Evidence of Unique Stacking and Related Topological Defects in the Honeycomb Layered Oxide: K2Ni2TeO6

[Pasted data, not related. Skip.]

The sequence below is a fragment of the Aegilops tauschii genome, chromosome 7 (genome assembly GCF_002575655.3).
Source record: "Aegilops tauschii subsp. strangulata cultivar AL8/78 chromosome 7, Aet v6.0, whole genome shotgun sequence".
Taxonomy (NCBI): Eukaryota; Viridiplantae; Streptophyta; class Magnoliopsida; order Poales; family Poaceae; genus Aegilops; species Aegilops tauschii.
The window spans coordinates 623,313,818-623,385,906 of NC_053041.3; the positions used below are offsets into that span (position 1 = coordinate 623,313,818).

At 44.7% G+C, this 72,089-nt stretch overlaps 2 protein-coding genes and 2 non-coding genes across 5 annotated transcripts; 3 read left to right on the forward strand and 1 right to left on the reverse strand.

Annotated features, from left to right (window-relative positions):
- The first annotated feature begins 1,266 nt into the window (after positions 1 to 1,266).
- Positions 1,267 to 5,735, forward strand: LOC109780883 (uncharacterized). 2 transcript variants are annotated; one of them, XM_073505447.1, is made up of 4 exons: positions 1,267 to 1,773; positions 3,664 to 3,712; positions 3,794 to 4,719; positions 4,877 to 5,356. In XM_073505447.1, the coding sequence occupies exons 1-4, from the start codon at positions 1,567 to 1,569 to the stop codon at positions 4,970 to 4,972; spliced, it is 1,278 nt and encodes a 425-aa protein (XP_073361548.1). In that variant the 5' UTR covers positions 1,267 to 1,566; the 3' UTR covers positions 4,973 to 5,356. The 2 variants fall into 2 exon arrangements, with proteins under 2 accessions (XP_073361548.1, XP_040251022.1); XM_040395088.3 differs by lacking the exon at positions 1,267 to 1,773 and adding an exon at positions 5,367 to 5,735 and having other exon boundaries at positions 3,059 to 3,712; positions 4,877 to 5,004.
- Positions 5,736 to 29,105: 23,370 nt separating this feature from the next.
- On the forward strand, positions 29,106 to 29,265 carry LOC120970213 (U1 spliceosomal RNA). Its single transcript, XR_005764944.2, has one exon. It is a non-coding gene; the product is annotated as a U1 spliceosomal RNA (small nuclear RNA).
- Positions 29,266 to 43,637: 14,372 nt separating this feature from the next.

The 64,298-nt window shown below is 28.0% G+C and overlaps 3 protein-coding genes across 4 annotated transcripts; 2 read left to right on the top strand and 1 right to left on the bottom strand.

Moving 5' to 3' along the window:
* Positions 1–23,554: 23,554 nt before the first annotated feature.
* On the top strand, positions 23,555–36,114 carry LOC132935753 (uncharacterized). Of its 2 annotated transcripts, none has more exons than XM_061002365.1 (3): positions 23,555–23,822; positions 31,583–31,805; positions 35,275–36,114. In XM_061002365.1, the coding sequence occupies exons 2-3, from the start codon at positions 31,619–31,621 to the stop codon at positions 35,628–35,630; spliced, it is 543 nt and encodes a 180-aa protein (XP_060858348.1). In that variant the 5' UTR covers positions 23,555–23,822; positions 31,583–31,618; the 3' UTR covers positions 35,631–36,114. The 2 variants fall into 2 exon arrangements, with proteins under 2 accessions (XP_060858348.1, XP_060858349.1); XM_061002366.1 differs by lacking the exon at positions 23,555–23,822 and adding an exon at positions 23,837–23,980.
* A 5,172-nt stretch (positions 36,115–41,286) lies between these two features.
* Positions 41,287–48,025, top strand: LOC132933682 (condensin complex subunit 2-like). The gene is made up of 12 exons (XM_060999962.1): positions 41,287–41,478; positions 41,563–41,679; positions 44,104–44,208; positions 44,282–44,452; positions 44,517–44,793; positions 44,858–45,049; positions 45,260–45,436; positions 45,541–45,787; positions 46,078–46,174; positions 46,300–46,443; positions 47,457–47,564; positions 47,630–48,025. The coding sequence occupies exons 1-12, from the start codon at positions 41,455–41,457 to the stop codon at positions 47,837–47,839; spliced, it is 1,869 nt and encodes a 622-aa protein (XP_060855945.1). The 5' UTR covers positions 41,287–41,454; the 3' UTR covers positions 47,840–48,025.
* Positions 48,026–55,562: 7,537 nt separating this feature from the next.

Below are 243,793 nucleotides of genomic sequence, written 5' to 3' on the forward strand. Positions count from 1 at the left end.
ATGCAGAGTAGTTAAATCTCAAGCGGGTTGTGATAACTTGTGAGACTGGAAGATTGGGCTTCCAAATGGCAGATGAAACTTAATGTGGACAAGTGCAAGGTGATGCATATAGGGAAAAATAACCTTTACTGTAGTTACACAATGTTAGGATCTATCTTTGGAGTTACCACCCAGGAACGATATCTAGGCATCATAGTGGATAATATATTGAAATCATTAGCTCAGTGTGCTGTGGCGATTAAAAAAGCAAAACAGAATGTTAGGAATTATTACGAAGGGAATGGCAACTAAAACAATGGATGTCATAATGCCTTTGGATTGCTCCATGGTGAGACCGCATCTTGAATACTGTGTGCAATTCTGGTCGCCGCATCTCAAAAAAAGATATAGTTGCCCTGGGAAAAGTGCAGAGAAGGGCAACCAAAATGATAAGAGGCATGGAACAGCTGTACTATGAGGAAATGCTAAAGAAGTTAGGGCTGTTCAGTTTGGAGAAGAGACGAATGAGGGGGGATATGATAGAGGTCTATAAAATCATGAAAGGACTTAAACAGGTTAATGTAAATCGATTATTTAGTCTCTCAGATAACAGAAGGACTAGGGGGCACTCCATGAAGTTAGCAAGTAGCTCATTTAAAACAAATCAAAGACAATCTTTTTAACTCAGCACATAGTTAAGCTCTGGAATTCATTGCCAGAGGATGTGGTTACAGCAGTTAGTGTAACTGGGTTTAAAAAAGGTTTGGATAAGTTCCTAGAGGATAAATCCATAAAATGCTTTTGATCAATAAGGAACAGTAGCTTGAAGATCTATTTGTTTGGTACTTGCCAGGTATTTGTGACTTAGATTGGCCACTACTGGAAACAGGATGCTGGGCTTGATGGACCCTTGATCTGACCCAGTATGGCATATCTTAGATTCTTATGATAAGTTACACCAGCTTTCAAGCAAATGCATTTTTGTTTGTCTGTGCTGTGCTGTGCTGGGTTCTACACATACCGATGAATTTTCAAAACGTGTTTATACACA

Endowed with a multitude of exquisite properties such as rich electrochemistry, superb topology and eccentric electromagnetic phenomena, honeycomb layered oxides have risen to the top echelons of science with applications in diverse fields ranging from condensed matter physics, solid-state chemistry, materials science, solid-state ionics to electrochemistry. Although these features are known to stem from the utilitarian structure innate in these oxides, their functionalities are vastly underutilised as their underlying atomistic mechanisms remain unknown. Therefore in this study, atomic resolution imaging on pristine K2Ni2TeO6 along multiple zone axes were conducted using spherical aberration-corrected scanning transmission electron microscopy (Cs-corrected STEM) to reveal hitherto unreported topological defects and curvature which can be associated with various phase transitions. Furthermore we discover, for the first time, the occurrence of a new stacking variant with P3-type sequence alongside the well-reported P2-type stacking domains. Through this work, we provide insights into the connection between these unique structural disorders to the electrochemical properties of honeycomb layered oxides. The mechanism of the phase transitions reported herein is bound to become apparent upon high alkali-ion mobility, providing invaluable clues to potentially improve their functional performance in, for instance, energy storage applications. Our findings have the potential to inspire further experimental and theoretical studies into the role of stacking and topology in honeycomb layered oxides.